Renaissance scholar Petrarch studied Cicero's work
Renaissance scholar Petrarch
studied Cicero's work
Cicero believed strongly in the fairness of the Roman Republic, the constitution of which was modelled to ensure no one man could revert to ruling as effectively a monarch. He was driven by powerful political ambitions and aimed to climb through the ranks of office as quickly as possible.

After a short military career, he made his name as a lawyer, known for his willingness to take on difficult, high-risk cases, which he often won.

One of the most notable of these - and his first major case - was to defend a Roman citizen called Sextus Roscius against a charge that he had murdered his father, which at the time was seen as one of the most serious crimes. Despite the threat to his own safety, Cicero produced evidence that Roscius was falsely accused in order that corrupt supporters of the ruthless Sulla, dictator of Rome, could acquire his father’s estate at a fraction of its value. Cicero won the case.

He married Terentia, who came from a family of comparable class, at the age of 27 and attained each of the levels of magistracy at or near the youngest possible age, becoming quaestor at 30, aedile at 36 and praetor at 39. He was then elected consul at the age of 42.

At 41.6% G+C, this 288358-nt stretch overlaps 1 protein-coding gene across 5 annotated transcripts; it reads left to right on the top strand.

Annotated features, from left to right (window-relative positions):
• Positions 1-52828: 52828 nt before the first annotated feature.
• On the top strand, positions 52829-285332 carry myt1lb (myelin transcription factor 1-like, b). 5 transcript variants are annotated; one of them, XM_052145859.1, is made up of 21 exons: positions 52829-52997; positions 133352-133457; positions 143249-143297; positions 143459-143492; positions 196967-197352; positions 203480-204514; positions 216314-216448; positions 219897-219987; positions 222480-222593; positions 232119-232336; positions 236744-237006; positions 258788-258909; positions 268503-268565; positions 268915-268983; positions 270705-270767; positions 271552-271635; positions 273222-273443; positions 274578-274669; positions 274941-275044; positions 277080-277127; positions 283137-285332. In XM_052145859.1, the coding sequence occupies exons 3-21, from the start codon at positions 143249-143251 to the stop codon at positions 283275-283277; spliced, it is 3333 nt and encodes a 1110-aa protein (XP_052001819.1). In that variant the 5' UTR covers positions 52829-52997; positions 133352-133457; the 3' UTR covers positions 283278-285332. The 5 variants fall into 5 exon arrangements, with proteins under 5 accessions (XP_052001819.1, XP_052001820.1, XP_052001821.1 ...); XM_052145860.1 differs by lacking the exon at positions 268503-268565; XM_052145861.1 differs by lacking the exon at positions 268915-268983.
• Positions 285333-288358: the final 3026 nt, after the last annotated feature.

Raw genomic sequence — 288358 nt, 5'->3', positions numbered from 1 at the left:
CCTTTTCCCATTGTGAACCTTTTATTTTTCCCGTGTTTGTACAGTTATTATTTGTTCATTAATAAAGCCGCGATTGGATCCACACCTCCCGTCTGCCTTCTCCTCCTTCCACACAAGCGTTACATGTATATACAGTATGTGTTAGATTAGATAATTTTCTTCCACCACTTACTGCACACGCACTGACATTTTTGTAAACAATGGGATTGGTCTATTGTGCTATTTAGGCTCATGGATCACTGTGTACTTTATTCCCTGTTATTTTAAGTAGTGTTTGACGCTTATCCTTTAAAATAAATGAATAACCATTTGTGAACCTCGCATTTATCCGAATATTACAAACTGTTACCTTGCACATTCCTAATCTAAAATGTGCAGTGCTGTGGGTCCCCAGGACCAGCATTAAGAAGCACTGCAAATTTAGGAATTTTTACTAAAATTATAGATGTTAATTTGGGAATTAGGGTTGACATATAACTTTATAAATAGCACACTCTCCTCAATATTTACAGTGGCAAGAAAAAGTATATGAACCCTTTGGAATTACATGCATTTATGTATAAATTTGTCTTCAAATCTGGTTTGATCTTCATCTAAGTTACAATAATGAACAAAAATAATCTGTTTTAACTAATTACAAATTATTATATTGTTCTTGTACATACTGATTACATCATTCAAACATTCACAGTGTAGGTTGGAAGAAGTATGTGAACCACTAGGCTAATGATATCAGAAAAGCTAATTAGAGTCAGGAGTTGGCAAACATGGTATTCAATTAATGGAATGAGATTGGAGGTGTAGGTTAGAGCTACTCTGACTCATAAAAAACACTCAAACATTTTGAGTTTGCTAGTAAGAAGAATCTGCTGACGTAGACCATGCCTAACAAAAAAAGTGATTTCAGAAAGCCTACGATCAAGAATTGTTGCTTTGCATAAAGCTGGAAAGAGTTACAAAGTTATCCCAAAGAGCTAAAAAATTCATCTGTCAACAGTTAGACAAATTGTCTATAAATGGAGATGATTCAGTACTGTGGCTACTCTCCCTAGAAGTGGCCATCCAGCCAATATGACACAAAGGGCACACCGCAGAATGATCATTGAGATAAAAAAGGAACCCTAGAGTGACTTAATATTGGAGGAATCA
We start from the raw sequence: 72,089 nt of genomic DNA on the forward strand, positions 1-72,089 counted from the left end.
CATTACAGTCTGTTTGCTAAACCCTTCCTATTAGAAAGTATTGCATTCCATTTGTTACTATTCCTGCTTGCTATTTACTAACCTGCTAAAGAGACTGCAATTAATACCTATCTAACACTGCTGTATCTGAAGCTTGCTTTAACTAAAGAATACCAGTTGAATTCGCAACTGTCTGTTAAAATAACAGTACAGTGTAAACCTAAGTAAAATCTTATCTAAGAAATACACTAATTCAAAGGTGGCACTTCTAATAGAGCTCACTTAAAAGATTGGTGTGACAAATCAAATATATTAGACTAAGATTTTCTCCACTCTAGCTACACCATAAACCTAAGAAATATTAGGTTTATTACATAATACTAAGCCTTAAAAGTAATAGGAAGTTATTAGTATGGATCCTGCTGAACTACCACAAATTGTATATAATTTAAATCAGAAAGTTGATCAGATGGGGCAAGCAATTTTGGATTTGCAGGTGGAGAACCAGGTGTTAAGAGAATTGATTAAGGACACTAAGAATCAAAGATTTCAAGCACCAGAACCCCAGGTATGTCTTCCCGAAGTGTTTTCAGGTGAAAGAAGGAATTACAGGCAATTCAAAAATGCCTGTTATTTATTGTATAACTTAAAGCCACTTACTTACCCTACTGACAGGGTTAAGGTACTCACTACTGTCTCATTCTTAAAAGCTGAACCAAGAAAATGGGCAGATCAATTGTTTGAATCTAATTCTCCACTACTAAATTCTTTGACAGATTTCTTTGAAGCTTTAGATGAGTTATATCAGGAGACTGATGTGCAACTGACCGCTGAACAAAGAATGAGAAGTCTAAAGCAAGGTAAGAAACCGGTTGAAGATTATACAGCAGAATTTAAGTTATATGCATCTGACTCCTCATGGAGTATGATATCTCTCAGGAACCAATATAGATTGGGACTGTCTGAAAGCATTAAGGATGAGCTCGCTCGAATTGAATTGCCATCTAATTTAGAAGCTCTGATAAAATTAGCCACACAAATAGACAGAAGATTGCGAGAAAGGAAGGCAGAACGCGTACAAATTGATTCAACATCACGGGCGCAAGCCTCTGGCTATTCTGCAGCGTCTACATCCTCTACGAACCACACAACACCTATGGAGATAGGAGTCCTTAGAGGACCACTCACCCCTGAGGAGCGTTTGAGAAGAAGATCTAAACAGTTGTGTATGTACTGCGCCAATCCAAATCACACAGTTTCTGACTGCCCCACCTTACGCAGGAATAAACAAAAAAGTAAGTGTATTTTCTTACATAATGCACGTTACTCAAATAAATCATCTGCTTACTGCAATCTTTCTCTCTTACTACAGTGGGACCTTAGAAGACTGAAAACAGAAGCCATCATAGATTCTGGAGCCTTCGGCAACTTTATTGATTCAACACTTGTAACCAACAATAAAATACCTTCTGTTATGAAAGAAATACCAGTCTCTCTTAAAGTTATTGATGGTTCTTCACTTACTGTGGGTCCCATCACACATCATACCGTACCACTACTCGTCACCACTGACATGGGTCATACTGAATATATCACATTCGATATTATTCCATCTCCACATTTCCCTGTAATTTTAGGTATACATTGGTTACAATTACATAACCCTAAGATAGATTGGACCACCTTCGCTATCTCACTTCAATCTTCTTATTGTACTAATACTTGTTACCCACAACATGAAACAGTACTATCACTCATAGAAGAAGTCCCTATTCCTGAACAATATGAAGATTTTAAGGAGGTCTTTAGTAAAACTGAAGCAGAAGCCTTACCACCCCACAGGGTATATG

As consul, Cicero’s time in office was notable for his thwarting of a conspiracy led by Lucius Sergius Catilina to overthrow the Roman Republic with the help of foreign armed forces.  Cicero quickly passed a law to permit the use of force in response and drove Catilina and his supporters from the city, backing up his actions with powerful speeches that cemented his reputation as a great orator.

But this victory was to have a sting in the tail later when he made it clear that he could not support the First Triumvirate, which he saw as in direct opposition to the principles of the republic and undermining the authority of the Senate. 

Ambitious consul Mark Antony ordered Cicero to be killed